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There is no such thing as ' a good financial advisor'. There are financial advisors who are more ethical and client oriented than others.

Cold calling has got nothing to do with that. That's only a way to get new clients and says nothing about the quality of the advice or the products they are selling. Banks also only (in general) sell there own products.

You want to know how to invest?
Read a basic book about the subject and pick some basic products from a dull, old reliable bank. EG Savings account, a dull bond fund and a 'world' stock fund.

Want to beat the market?
You lose in the end, except the advisor....

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you are getting it wrong. Independent financial advisors work for the individual not the company and funds at all. And all different pension funds use different advisors. Independent advisors search the whole market for the individual, and see what is suits them best. Thats why the customer needs to shop around and see which suits them best. All the advisor companies have is people who have passed the exams and so know what they are looking for and understand what is there on the market. They can get hold of better funds and notes because of their size.

You must have had a bad advisor then before because in places like England, Australia and Geneva, and even Singapore to a certain extent, they are all fully regulated and you have to advise the client in their best interests. So if you do advise the client badly you can now be struck off. So really you should actually look into it before you say comments such as that.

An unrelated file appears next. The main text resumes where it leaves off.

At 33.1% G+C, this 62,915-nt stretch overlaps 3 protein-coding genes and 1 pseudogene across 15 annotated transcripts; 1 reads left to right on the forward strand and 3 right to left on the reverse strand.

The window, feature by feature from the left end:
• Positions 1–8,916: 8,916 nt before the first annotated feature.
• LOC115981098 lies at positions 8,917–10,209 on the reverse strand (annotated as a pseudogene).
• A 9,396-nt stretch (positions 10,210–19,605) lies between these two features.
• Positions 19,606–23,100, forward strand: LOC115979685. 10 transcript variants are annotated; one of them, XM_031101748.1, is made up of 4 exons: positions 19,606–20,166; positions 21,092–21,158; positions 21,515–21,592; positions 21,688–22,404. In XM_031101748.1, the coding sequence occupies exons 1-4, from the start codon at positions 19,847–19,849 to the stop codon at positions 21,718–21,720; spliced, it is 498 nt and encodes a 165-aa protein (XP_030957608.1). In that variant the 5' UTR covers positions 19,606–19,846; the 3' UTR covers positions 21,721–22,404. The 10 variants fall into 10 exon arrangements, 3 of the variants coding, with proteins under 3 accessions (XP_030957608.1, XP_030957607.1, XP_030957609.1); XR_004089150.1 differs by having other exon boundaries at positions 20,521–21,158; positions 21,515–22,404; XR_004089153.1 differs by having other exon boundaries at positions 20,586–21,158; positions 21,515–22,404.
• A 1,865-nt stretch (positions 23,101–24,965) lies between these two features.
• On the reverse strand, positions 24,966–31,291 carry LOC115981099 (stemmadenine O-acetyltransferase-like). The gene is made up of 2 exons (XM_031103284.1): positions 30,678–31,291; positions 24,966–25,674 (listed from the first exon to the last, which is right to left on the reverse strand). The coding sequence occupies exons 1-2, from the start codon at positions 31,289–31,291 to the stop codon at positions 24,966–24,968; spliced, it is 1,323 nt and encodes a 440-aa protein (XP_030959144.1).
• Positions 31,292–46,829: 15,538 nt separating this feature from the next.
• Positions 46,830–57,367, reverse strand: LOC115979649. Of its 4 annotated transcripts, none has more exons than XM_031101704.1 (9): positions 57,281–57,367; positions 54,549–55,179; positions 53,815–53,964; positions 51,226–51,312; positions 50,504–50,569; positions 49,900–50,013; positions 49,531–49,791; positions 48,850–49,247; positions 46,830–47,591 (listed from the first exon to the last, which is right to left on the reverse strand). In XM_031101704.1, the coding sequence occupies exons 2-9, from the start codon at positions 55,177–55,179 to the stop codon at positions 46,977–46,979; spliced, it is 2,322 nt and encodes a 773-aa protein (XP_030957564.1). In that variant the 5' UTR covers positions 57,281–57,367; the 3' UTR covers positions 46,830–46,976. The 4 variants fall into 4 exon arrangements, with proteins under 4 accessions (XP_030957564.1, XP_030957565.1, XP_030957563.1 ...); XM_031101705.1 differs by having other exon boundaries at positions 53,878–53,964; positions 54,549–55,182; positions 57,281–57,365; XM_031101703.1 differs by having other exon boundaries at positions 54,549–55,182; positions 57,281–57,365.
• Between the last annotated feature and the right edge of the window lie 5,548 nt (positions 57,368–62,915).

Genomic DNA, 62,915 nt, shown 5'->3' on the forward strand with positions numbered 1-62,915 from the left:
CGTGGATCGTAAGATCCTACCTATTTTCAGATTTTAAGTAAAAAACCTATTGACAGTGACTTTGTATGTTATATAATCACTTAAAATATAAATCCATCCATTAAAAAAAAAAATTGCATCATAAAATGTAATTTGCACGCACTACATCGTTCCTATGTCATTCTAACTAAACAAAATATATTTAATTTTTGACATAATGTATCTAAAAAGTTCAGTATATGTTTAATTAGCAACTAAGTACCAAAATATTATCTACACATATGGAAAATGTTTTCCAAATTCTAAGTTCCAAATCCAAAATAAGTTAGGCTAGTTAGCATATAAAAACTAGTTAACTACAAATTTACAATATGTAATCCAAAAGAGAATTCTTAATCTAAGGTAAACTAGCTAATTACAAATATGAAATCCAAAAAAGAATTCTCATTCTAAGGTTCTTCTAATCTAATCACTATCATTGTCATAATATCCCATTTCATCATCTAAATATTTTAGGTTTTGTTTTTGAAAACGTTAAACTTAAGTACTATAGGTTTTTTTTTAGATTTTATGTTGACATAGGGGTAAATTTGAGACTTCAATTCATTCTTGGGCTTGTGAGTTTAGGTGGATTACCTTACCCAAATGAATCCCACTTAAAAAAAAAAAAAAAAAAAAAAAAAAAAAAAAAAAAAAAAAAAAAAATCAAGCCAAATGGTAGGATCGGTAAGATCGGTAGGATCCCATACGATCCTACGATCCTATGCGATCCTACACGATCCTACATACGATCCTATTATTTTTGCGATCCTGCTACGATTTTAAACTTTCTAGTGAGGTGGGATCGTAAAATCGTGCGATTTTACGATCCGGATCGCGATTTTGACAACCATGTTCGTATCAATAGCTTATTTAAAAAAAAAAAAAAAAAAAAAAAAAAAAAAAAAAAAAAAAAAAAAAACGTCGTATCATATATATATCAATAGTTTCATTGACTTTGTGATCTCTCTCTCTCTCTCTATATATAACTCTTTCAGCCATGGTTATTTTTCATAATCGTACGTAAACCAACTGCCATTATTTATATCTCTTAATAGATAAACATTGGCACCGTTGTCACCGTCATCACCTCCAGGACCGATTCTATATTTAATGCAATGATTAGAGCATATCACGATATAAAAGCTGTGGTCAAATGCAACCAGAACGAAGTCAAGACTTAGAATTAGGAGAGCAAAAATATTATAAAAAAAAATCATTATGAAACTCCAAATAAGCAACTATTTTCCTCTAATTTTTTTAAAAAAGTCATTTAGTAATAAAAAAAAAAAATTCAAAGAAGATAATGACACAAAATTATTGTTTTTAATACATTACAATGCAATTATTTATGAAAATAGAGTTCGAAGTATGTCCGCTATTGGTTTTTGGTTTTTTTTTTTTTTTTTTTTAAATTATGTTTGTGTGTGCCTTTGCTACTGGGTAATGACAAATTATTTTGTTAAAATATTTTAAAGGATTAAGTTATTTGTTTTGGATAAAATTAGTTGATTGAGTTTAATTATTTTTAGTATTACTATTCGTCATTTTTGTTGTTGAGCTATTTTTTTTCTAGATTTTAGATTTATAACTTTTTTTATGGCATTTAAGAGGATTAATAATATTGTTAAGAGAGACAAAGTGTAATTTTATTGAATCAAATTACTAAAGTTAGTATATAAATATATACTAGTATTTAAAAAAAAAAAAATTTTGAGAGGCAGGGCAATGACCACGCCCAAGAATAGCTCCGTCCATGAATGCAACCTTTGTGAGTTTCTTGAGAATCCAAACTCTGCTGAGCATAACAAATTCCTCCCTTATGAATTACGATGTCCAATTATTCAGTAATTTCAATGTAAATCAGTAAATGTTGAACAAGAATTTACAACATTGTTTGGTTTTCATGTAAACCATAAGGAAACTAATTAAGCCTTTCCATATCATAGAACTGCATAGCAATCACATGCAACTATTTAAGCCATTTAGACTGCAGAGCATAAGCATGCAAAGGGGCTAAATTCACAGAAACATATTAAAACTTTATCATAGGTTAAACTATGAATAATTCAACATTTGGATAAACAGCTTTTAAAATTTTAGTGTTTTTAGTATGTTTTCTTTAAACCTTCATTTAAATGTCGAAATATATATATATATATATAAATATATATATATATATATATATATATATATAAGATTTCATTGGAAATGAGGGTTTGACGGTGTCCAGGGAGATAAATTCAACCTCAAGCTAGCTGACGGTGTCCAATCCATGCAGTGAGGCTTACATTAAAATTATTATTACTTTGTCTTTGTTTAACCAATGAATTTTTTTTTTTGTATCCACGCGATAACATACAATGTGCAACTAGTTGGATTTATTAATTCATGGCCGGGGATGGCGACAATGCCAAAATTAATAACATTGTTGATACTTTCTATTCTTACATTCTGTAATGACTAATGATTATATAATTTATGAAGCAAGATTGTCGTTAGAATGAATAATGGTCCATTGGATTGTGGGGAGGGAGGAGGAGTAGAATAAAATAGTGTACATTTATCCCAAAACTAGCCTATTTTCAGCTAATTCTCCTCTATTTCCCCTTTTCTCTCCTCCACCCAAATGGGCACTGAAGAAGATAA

I'm a fully qualified accountant from England, and i know what exams IFA's have to do and how regulated it is. It is getting more andmore regulated which is why the exams have now been changed in England and you now have to do the Diploma if you want to be fully recognised.

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1 - Very few financial advisors are fiduciaries and are required to put the client's interest first. Laws are usually based on 'suitability' which is much more liberal, and shouldn't be misrepresented as putting the client's interest first. 

2 - "i know what exams IFA's have to do and how regulated it is" - you're not in the UK anymore. 

Speaking of the UK, the FSA banned commission for financial advisors starting in 2012. Why do you think the UK would want to do something like that?

I am not getting it wrong at all. ' independent' financial advisors get to pick and sell the products that give them the biggest kick back. And they do! 

It works that way all over he world.

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I just met with a couple of the largest "financial advisors" companies in Shanghai after being barraged by cold calls...Little did they know I have over a decade of experience as a regulator in the field...Harhar!